Battling the winter conditions doesn’t help the game

Press Eye - Belfast - Northern Ireland - 21sr December 2014 Picture by Jonathan Porter / Press Eye ''Ulster Indoor Championships 2014 at Queen's PEC.  Ards Vs Queen's.  Ards'  Chloe Brown with Queen's Robyn McKee.
Press Eye - Belfast - Northern Ireland - 21sr December 2014 Picture by Jonathan Porter / Press Eye ''Ulster Indoor Championships 2014 at Queen's PEC. Ards Vs Queen's. Ards' Chloe Brown with Queen's Robyn McKee.

Watching Saturday’s Senior Cup final from the neutral dug out until the bitter cold forced me indoors, I couldn’t help but notice the sight of a Dungannon sub preparing to come on.

The poor girl was literally shivering and in danger of suffering from exposure in her short sleeved shirt as she awaited her team mate’s arrival at the half way line to take to the pitch.

The victorious Ards team celebrate their indoor championship success - but does more need to be doen to boost the profile of the indoor game?

The victorious Ards team celebrate their indoor championship success - but does more need to be doen to boost the profile of the indoor game?

Ireland was one of a very small number of countries in Europe playing outdoors at this time of the year and maybe it’s time to consider taking a break and moving indoors to play our hockey like the rest of the continent.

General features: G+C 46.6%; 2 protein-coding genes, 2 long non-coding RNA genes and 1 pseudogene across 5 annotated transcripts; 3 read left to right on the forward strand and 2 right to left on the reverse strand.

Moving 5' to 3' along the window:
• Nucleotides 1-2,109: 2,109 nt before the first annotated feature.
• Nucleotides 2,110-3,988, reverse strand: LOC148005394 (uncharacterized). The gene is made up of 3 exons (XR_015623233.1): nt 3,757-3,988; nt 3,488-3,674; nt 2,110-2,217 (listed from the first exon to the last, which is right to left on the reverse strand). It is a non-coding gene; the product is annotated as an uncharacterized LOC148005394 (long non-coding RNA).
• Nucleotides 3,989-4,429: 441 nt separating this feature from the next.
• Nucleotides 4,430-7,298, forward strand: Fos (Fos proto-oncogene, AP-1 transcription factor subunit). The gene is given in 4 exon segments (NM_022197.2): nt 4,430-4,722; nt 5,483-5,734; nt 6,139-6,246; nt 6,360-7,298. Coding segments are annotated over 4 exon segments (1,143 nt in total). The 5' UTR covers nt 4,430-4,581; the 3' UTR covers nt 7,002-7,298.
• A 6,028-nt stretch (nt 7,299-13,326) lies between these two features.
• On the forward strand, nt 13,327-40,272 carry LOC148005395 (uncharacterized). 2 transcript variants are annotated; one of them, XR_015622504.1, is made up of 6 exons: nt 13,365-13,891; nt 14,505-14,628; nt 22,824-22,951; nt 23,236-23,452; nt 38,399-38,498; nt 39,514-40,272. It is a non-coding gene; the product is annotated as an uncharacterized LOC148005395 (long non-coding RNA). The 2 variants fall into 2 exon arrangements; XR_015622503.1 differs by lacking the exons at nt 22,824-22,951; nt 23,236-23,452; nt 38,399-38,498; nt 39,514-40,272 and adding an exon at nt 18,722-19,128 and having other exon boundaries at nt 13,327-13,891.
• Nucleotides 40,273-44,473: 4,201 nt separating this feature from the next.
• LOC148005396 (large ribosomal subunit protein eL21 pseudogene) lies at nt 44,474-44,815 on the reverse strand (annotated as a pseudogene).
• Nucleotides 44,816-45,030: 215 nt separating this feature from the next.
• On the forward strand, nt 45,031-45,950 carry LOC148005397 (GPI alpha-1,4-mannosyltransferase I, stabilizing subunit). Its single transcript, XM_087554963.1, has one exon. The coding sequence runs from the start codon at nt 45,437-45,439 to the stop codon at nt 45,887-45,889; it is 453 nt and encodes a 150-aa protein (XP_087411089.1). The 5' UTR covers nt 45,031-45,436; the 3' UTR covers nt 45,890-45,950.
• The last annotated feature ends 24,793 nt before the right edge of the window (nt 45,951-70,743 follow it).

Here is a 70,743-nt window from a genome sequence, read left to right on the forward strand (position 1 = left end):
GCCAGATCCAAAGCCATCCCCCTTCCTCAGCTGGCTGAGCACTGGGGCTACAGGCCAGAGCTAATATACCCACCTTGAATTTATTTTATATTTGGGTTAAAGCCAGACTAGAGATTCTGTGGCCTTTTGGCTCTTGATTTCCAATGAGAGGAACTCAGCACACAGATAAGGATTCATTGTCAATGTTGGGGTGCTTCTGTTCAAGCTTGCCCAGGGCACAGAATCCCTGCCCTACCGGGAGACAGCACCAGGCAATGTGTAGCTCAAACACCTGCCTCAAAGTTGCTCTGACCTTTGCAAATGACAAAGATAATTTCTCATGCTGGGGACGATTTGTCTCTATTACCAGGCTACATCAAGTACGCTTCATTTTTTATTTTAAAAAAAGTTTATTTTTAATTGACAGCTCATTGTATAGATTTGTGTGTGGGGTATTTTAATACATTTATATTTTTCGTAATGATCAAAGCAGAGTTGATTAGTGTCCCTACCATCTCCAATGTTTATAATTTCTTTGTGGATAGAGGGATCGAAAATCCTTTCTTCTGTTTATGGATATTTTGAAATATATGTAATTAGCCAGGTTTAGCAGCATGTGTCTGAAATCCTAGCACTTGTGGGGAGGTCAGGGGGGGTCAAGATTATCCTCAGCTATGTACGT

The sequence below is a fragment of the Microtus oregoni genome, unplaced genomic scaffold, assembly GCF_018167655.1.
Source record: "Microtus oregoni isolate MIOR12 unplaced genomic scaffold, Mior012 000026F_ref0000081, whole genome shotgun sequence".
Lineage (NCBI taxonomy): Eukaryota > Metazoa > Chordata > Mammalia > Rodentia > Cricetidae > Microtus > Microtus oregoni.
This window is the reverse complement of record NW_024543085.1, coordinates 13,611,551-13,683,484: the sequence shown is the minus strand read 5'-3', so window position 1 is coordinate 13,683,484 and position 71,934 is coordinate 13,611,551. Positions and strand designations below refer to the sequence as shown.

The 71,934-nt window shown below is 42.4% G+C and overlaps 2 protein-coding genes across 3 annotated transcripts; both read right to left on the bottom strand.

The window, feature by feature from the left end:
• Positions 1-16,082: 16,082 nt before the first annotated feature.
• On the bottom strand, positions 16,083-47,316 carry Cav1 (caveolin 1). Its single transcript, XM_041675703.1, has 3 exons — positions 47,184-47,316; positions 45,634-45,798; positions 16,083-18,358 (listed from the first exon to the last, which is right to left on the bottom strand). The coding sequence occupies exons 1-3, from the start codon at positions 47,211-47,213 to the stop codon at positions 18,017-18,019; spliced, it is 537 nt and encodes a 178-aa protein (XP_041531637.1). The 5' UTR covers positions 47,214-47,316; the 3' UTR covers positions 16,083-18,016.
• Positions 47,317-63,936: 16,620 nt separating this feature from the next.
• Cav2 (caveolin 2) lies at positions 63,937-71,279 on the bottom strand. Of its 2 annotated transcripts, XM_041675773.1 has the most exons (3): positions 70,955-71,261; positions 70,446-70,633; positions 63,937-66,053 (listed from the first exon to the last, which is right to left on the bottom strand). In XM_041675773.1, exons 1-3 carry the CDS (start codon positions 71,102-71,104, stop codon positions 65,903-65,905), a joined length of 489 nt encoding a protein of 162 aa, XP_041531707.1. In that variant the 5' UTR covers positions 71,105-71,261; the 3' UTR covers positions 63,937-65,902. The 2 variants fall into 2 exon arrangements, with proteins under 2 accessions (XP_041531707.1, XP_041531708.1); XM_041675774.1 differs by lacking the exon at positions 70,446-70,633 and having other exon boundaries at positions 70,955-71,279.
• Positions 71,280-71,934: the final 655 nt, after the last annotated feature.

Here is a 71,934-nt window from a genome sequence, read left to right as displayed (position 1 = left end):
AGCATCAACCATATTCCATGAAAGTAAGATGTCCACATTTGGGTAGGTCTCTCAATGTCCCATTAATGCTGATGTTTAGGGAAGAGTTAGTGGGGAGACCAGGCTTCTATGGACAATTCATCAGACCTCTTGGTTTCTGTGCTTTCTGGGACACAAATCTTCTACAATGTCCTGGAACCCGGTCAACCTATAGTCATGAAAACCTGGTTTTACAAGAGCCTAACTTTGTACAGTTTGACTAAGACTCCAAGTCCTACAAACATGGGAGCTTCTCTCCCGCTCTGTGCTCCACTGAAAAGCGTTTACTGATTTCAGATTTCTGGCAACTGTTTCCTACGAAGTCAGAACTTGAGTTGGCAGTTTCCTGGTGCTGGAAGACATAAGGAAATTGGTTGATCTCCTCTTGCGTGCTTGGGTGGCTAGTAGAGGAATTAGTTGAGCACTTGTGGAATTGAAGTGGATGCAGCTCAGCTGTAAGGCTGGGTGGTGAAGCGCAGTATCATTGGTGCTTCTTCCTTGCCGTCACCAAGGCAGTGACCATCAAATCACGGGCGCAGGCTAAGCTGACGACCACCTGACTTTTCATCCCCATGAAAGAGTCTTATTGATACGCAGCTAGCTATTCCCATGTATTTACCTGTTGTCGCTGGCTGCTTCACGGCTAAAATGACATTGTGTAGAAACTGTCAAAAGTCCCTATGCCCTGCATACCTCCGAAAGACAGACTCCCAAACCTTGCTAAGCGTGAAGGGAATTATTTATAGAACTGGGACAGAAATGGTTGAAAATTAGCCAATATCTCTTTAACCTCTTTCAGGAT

I was among the lucky ones on Saturday because I was able to have an excellent view of the match during the second half from the palatial club house at Havelock Park.

Then the snow came on, mercifully only for ten minutes or so, as the players battled gamely in conditions that were not conducive to good hockey let alone spectating.

A week earlier none of the players at the Irish Indoor Hockey Championships at Queen’s PE Centre experienced any such problems, for obvious reasons.

A small band of enthusiastic clubs and officials do their best to keep this version of the sport alive but the patient is clearly ailing.

The national governing body doesn’t even pay lip service to indoor hockey judging by the complete lack of information on its website ahead of or after the tournament.

The situation is not much better in Ulster, to be honest, but all credit to our President Ann Rosa for her support over the two days at the PE Centre.

Brian Caruth - not sure whether it was an Ulster or Irish hat he was wearing - was also present as was Ireland men’s manager Peter Jackson from start to finish.

Umpires? There were just three who were on duty all weekend namely Tara Browne, who traveled all the way from Galway, Jamie Aiken and Christine Reid - presumably no one else was interested.

Just five clubs in Ulster expressed an interest in taking part and these were the usual suspects, namely Ards, Queen’s, the Ulster Elks and Portadown.

This year they were joined by former champions Armagh and that was no coincidence as it was largely down to coach Nial McCool that they made their return to the indoor game.